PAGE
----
Internationally recognized Pop Artist and Pittsburgh native, Burton Morris, was at RR Donnelley in Pittsburgh in April to sign 250 of this year’s PVGP Limited Edition Lithographs. This incredible poster image is the brand of the PVGP in 2022, honoring Porsche as the Marque and celebrating our 40th year. As of November 1, there are only 50 remaining.
Limited Edition 2022 Lithograph
This 24″ x 36″ piece of art can be purchased through the PVGP Merchandise Site here for just $150 plus shipping. Each of them is hand signed by Burton Morris and numbered. All proceeds benefit the PVGP charities.
The poster depicts a Porsche 911 in the famous Brumos red, white and blue racing livery with the University of Pittsburgh’s Cathedral of Learning in the background.
For five decades, Brumos Porsche of Jacksonville, FL. has been winning major races and championships – usually bearing No. 59. In 1973 Brumos team manager Bob Snodgrass suggested painting the team’s new Porsche 911 Carrera RS white with red and blue stripes to signify that Brumos was America’s leading Porsche dealer. It is an iconic paint scheme known all over the world. The Porsche race cars from Brumos netted 15 titles and 48 race victories in the IMSA series. The squad proved formidable at its Daytona home race with triumphs in 1973 and 1975 as well as in 1978 and 2009.
The University of Pittsburgh’s Cathedral of Learning is a popular landmark that can be seen from the Car Show in Schenley Park and by vintage racers if they dare look to the left as they zoom past Phipps Conservatory.
Buy Both Burton’s 2009 and 2022 Lithos and Save $50
Burton also created the PVGP’s poster and lithograph back in 2009 when BMW was the Marque. That 2009 Lithograph is for sale HERE. Buy both the 2009 and the 2022 lithographs at the same time for $225 and save $50 and cut the shipping charge in half – COMBO DISCOUNT HERE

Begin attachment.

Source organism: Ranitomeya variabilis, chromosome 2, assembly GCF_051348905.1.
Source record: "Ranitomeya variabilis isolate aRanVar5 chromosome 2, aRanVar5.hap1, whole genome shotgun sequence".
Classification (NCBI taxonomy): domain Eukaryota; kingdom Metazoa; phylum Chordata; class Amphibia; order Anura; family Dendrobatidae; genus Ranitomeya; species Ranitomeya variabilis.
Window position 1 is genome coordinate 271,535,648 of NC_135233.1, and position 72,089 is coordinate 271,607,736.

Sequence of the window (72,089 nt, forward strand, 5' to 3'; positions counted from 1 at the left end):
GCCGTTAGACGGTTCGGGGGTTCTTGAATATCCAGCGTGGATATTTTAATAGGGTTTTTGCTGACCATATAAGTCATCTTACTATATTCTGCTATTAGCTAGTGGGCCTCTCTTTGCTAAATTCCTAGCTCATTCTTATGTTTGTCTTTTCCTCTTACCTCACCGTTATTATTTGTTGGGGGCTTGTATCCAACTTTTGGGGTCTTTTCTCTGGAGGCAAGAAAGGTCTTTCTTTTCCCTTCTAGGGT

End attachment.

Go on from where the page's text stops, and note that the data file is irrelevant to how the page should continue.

(left to right) Burton Morris in the press room with his lithograph with RR Donnelley’s Jake Zoller and PVGP designer Dan Holmes. RR Donnelley is the Official Printer of the Pittsburgh Vintage Grand Prix as well as much of Burton’s artwork.
Artist Burton Morris
Burton was born and raised in Pittsburgh. Morris earned his fine arts degree at Carnegie Mellon University in 1986. Incidentally, Burton attended the first PVGP in 1983 when he was a sophomore at CMU, which is adjacent to Schenley Park. He vividly recalls with wonderment attending the first two year’s races and observing from Flagstaff Hill. Burton plans to return in July to watch the races once again.
At the age of three, Burton had an unfortunate accident where he fell off monkey bars and broke his left femur. He was bound in a full body cast for several months, allowing him only to move his arms. His parents gave him crayons and pencils to draw with, and this is when his passion for drawing and painting started. He developed a love for 1960’s cartoons. Television shows like the Marvel comic series Captain America and Spiderman gave him an early love for comic book superheroes. Comic books in the early 1960’s -70s were a huge source of inspiration for him over the years, and are reflected in his artwork today.